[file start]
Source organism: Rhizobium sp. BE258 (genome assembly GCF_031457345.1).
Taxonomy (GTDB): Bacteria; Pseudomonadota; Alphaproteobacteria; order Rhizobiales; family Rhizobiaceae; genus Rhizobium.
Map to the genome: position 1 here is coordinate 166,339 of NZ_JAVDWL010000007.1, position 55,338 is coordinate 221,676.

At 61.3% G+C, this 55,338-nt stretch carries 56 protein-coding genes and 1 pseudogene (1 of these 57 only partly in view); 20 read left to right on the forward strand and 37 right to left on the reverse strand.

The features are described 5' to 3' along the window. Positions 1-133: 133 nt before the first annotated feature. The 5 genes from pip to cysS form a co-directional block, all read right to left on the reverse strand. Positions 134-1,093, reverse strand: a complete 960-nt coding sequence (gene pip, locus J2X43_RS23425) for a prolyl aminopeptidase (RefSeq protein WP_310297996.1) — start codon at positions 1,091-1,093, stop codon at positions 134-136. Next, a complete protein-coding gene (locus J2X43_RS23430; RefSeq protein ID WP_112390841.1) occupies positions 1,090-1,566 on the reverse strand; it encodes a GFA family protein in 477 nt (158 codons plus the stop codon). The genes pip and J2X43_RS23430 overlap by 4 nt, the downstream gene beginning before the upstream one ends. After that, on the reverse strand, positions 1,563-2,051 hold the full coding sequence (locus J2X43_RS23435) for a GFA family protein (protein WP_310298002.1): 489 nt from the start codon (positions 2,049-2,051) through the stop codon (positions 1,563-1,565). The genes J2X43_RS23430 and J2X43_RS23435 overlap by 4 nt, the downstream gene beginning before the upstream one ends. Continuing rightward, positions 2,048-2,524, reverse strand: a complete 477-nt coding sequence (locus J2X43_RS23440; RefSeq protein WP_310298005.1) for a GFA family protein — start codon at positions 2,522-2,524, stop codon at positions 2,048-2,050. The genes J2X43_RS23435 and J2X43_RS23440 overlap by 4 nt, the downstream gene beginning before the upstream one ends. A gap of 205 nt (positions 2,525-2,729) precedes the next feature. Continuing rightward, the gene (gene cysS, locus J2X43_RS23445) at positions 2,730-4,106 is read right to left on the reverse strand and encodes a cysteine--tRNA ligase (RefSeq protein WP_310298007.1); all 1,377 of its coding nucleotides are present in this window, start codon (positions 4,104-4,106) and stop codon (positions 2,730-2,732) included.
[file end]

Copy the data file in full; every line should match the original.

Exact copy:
Source organism: Rhizobium sp. BE258 (genome assembly GCF_031457345.1).
Taxonomy (GTDB): Bacteria; Pseudomonadota; Alphaproteobacteria; order Rhizobiales; family Rhizobiaceae; genus Rhizobium.
Map to the genome: position 1 here is coordinate 166,339 of NZ_JAVDWL010000007.1, position 55,338 is coordinate 221,676.

At 61.3% G+C, this 55,338-nt stretch carries 56 protein-coding genes and 1 pseudogene (1 of these 57 only partly in view); 20 read left to right on the forward strand and 37 right to left on the reverse strand.

The features are described 5' to 3' along the window. Positions 1-133: 133 nt before the first annotated feature. The 5 genes from pip to cysS form a co-directional block, all read right to left on the reverse strand. Positions 134-1,093, reverse strand: a complete 960-nt coding sequence (gene pip, locus J2X43_RS23425) for a prolyl aminopeptidase (RefSeq protein WP_310297996.1) — start codon at positions 1,091-1,093, stop codon at positions 134-136. Next, a complete protein-coding gene (locus J2X43_RS23430; RefSeq protein ID WP_112390841.1) occupies positions 1,090-1,566 on the reverse strand; it encodes a GFA family protein in 477 nt (158 codons plus the stop codon). The genes pip and J2X43_RS23430 overlap by 4 nt, the downstream gene beginning before the upstream one ends. After that, on the reverse strand, positions 1,563-2,051 hold the full coding sequence (locus J2X43_RS23435) for a GFA family protein (protein WP_310298002.1): 489 nt from the start codon (positions 2,049-2,051) through the stop codon (positions 1,563-1,565). The genes J2X43_RS23430 and J2X43_RS23435 overlap by 4 nt, the downstream gene beginning before the upstream one ends. Continuing rightward, positions 2,048-2,524, reverse strand: a complete 477-nt coding sequence (locus J2X43_RS23440; RefSeq protein WP_310298005.1) for a GFA family protein — start codon at positions 2,522-2,524, stop codon at positions 2,048-2,050. The genes J2X43_RS23435 and J2X43_RS23440 overlap by 4 nt, the downstream gene beginning before the upstream one ends. A gap of 205 nt (positions 2,525-2,729) precedes the next feature. Continuing rightward, the gene (gene cysS, locus J2X43_RS23445) at positions 2,730-4,106 is read right to left on the reverse strand and encodes a cysteine--tRNA ligase (RefSeq protein WP_310298007.1); all 1,377 of its coding nucleotides are present in this window, start codon (positions 4,104-4,106) and stop codon (positions 2,730-2,732) included.